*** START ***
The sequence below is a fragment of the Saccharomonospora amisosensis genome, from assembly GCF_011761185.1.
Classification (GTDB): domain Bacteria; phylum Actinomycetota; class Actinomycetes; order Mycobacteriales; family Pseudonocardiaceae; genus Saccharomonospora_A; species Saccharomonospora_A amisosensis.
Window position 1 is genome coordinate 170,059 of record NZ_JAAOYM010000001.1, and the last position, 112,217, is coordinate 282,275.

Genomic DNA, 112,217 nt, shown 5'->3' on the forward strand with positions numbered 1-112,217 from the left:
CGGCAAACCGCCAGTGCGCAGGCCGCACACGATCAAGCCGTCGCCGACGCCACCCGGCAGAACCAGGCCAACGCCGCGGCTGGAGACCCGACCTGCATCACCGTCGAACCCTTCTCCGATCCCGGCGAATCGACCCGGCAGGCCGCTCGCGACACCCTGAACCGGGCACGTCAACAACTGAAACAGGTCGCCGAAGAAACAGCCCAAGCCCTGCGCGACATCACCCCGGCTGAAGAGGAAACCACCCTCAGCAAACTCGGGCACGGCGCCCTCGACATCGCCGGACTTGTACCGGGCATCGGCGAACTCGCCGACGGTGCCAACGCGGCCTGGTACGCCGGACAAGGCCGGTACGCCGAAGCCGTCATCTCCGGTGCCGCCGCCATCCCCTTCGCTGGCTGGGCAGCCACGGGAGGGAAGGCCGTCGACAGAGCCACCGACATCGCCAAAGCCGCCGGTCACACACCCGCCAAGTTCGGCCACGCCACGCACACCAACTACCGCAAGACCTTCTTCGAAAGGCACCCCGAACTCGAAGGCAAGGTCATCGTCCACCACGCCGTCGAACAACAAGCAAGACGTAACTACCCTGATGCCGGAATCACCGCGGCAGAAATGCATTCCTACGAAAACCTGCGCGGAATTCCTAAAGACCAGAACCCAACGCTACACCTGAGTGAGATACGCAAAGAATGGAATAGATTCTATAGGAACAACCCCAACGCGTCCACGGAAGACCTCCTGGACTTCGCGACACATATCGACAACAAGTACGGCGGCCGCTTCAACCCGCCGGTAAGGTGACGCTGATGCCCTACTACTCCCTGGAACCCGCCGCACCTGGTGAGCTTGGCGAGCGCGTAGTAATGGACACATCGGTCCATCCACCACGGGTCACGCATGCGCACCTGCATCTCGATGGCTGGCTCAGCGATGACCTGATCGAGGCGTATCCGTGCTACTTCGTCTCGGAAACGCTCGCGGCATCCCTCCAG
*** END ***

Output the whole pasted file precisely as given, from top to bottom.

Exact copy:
The sequence below is a fragment of the Saccharomonospora amisosensis genome, from assembly GCF_011761185.1.
Classification (GTDB): domain Bacteria; phylum Actinomycetota; class Actinomycetes; order Mycobacteriales; family Pseudonocardiaceae; genus Saccharomonospora_A; species Saccharomonospora_A amisosensis.
Window position 1 is genome coordinate 170,059 of record NZ_JAAOYM010000001.1, and the last position, 112,217, is coordinate 282,275.

Genomic DNA, 112,217 nt, shown 5'->3' on the forward strand with positions numbered 1-112,217 from the left:
CGGCAAACCGCCAGTGCGCAGGCCGCACACGATCAAGCCGTCGCCGACGCCACCCGGCAGAACCAGGCCAACGCCGCGGCTGGAGACCCGACCTGCATCACCGTCGAACCCTTCTCCGATCCCGGCGAATCGACCCGGCAGGCCGCTCGCGACACCCTGAACCGGGCACGTCAACAACTGAAACAGGTCGCCGAAGAAACAGCCCAAGCCCTGCGCGACATCACCCCGGCTGAAGAGGAAACCACCCTCAGCAAACTCGGGCACGGCGCCCTCGACATCGCCGGACTTGTACCGGGCATCGGCGAACTCGCCGACGGTGCCAACGCGGCCTGGTACGCCGGACAAGGCCGGTACGCCGAAGCCGTCATCTCCGGTGCCGCCGCCATCCCCTTCGCTGGCTGGGCAGCCACGGGAGGGAAGGCCGTCGACAGAGCCACCGACATCGCCAAAGCCGCCGGTCACACACCCGCCAAGTTCGGCCACGCCACGCACACCAACTACCGCAAGACCTTCTTCGAAAGGCACCCCGAACTCGAAGGCAAGGTCATCGTCCACCACGCCGTCGAACAACAAGCAAGACGTAACTACCCTGATGCCGGAATCACCGCGGCAGAAATGCATTCCTACGAAAACCTGCGCGGAATTCCTAAAGACCAGAACCCAACGCTACACCTGAGTGAGATACGCAAAGAATGGAATAGATTCTATAGGAACAACCCCAACGCGTCCACGGAAGACCTCCTGGACTTCGCGACACATATCGACAACAAGTACGGCGGCCGCTTCAACCCGCCGGTAAGGTGACGCTGATGCCCTACTACTCCCTGGAACCCGCCGCACCTGGTGAGCTTGGCGAGCGCGTAGTAATGGACACATCGGTCCATCCACCACGGGTCACGCATGCGCACCTGCATCTCGATGGCTGGCTCAGCGATGACCTGATCGAGGCGTATCCGTGCTACTTCGTCTCGGAAACGCTCGCGGCATCCCTCCAG